Obituary: Lawrence Payton
In a career spanning over 40 years and as many albums, the Detroit quartet, in which Lawrence Payton was second tenor and second lead vocalist, sold more than 50 million records and helped shape popular music. Indeed the stylised blueprint of their Motown years is still to be seen in today's US rhythm 'n' blues groups such as New Edition and Boyz II Men and teen acts such as Boyzone and 911.
Born in Detroit in 1938, Lawrence Payton spent his teenage years around the Motorcity and went to the same school as Aretha Franklin. In 1953, along with Renaldo "Obie" Benson, Abdul "Duke" Fakir and Levi Stubbs, he was asked to sing at a friend's party. The foursome got on famously. The following day, they met again at Fakir's house and decided to call themselves the Four Aims. They began performing jazz songs and standards at local functions.
In 1954, a talent agency started to book the quartet outside Detroit; they would sing back up vocals and open for acts like Brook Benton, Count Basie and Billy Eckstine. Two years later, to avoid confusion with the Ames Brothers (a popular white group from Boston), they changed their name to the Four Tops and, in May 1956, recorded "Kiss Me Baby", a one- off single for the Chicago rhythm 'n' blues label Chess.
More unsuccessful recordings appeared on Red Top, Columbia ("Ain't That Love") and Riverside ("Where Are You?") but, all the while, the group was polishing its vocal arr- angements, stage act and presentation.
In 1963, they eventually came to the attention of Berry Gordy Jnr, a songwriter and entrepreneur who had already started to establish the Motown sound with artists like the Miracles (featuring Smokey Robinson), Marvin Gaye, Martha & the Vandellas and the Supremes (featuring Diana Ross). Gordy ran his Detroit label like a factory and a family with everything in-house: stylists, choreographers, recording studio, musicians, writers. At first, the Four Tops were signed to the Workshop label, a jazz subsidiary of Motown, and provided backing vocals for the rest of the roster. The team of Brian and Eddie Holland and Lamont Dozier were the hot composers at the time.
As Levi Stubbs recalls in Joe Smith's excellent collection of interviews Off the Record (1988), the Four Tops were
watching the Temptations at the 20 Grand club in Detroit. Brian Holland came up to us and said: I think we have a song for you guys. It's 1.30 in the morning and he says: listen to it tomorrow.
We said: why don't we go into the studio tonight? He said OK, and after the show we went back to Hitsville and recorded "Baby I Need Your Loving" that night, our very first record on Motown.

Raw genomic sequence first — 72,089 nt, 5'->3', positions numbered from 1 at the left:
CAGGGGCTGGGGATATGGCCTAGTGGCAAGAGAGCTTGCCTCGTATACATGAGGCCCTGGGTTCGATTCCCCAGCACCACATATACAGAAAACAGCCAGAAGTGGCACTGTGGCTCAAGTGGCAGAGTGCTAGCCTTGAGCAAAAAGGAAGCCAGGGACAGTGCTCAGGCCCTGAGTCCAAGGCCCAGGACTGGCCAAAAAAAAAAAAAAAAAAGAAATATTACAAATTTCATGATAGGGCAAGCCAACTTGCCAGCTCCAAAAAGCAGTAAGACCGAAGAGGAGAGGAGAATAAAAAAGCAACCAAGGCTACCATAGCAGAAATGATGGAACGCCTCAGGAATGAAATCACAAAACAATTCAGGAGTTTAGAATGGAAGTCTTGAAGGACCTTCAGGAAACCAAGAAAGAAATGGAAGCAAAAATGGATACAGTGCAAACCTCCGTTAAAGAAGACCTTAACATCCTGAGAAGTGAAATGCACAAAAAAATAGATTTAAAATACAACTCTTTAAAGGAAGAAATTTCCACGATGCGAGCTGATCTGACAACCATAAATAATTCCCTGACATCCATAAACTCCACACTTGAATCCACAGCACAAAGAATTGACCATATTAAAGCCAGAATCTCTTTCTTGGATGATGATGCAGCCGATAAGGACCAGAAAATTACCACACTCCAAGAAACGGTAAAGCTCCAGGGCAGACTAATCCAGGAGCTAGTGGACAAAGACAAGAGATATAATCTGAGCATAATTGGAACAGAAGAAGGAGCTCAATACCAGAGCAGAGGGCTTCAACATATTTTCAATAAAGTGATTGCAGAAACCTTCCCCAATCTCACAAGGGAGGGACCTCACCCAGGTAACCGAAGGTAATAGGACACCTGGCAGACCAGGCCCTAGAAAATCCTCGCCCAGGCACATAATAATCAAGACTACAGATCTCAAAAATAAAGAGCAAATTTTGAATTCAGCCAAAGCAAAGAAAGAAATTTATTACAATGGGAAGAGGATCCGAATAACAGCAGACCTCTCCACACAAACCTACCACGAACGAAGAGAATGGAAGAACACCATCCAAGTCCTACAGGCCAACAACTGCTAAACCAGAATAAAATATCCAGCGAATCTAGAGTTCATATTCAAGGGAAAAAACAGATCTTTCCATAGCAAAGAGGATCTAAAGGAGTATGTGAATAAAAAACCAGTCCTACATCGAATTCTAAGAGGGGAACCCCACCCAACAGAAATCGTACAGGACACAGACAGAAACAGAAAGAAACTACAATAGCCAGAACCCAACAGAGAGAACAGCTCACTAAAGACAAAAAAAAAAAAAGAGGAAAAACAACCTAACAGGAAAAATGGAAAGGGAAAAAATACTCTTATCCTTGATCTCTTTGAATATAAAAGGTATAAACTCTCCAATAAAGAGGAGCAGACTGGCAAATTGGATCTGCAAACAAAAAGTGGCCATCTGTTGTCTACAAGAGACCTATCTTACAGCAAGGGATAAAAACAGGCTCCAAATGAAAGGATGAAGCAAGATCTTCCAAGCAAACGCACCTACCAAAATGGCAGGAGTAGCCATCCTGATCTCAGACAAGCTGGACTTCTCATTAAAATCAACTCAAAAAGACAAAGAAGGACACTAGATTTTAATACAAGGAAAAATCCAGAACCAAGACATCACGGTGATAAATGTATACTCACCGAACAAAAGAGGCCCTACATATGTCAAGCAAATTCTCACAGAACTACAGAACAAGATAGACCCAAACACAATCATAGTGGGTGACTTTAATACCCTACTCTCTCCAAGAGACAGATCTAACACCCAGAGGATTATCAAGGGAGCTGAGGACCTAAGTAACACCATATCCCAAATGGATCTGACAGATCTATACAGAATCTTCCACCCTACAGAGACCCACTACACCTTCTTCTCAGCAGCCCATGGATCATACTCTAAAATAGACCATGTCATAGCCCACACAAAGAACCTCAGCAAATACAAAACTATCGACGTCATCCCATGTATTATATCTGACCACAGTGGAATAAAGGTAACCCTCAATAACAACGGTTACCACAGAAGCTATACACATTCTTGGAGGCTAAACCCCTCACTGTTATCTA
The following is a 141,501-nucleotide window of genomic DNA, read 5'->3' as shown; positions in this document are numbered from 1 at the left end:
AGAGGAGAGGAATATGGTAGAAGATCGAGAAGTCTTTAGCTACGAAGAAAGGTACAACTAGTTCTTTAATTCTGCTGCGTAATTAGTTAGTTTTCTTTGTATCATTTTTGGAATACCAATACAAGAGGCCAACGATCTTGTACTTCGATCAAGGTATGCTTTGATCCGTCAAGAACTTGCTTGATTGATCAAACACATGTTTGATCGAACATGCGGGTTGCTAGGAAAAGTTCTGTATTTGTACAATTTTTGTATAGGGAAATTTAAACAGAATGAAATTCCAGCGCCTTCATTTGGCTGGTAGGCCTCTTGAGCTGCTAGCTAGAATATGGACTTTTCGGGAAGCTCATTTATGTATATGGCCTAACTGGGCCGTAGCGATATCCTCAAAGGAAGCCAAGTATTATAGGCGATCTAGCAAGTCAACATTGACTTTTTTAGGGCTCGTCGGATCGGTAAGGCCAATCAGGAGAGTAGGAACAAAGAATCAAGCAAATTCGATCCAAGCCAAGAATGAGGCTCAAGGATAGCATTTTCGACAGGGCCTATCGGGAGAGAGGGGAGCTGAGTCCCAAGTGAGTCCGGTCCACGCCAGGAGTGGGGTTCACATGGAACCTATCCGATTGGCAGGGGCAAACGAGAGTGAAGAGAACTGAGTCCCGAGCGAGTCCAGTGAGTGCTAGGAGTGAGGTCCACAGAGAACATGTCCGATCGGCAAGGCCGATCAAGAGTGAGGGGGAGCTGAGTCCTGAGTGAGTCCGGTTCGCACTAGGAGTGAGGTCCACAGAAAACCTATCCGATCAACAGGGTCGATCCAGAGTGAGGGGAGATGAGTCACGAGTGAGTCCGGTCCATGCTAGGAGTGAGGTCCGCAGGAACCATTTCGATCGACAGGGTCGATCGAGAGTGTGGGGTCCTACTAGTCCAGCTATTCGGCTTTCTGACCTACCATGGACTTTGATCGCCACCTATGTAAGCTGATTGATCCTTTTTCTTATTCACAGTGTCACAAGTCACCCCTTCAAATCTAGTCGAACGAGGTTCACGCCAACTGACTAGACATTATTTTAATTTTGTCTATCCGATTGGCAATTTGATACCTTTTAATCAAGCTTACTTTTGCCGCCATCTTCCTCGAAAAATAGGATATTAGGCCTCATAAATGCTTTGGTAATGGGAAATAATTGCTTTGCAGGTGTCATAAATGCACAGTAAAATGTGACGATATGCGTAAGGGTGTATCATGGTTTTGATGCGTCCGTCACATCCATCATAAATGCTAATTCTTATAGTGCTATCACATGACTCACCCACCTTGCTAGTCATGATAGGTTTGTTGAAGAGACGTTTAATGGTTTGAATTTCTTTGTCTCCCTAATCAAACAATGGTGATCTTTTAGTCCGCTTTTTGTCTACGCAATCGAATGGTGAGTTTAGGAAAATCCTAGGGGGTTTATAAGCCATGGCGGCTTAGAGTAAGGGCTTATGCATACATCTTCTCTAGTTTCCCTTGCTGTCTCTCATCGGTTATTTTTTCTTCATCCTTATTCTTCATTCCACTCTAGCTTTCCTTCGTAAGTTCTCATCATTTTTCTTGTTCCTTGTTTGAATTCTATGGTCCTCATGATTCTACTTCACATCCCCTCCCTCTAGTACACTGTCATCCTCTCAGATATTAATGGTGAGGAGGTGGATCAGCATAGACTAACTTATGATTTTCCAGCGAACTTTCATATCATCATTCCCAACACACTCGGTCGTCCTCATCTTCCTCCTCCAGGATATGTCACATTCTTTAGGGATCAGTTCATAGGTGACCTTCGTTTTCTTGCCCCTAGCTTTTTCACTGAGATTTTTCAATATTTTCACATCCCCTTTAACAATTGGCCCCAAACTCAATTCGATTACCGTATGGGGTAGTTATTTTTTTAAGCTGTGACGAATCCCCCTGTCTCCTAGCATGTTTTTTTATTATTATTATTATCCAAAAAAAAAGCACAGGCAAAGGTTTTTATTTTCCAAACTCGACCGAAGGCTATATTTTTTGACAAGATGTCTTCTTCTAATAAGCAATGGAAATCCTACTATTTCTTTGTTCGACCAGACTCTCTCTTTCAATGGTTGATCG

That was one of the unique things about Motown. There were no set hours to do anything. If you came up with something creative at three in the morning, you called everyone up and everybody would get in their cars and ride down to the studio on the spot and do it. The song came out and it was a big hit.
Showcasing the group's strong harmonies and Levi's yearning lead vocals, "Baby I Need Your Loving" made the US Top 20 in October 1964. With the Holland/Dozier/ Holland partnership providing the songs, the Four Tops were on a roll.
In June 1965, the catchy "I Can't Help Myself" reached number one in the US and sold a million copies. The quartet also had their first British hit with the song and toured the UK under the auspices of the Beatles' manager, Brian Epstein. Following the bouncy "It's the Same Old Song" and the moody "Loving You Is Sweeter Than Ever", the writers and performers surpassed themselves. The revolutionary "Reach Out I'll Be There" blended passionate vocals and a great sentiment with flutes, oboes and drums in a symphonic arrangement worthy of Phil Spector's Wall of Sound. It was a world-wide success and a Transatlantic number one in October 1966.
Gordy's boast that Motown was the Sound of Young America now proved true and the Four Tops were very much at the heart of the phenomenon. In 1967, the quartet scored four major hits: "Standing in the Shadows of Love", "Bernadette", "Seven Rooms of Gloom" and "You Keep Running Away". However, at the end of that year, the Holland/Dozier/Holland team fell out with Gordy over royalties and quit Motown. The Four Tops were left without their number one songwriting team, who subsequently set up their own Invictus label.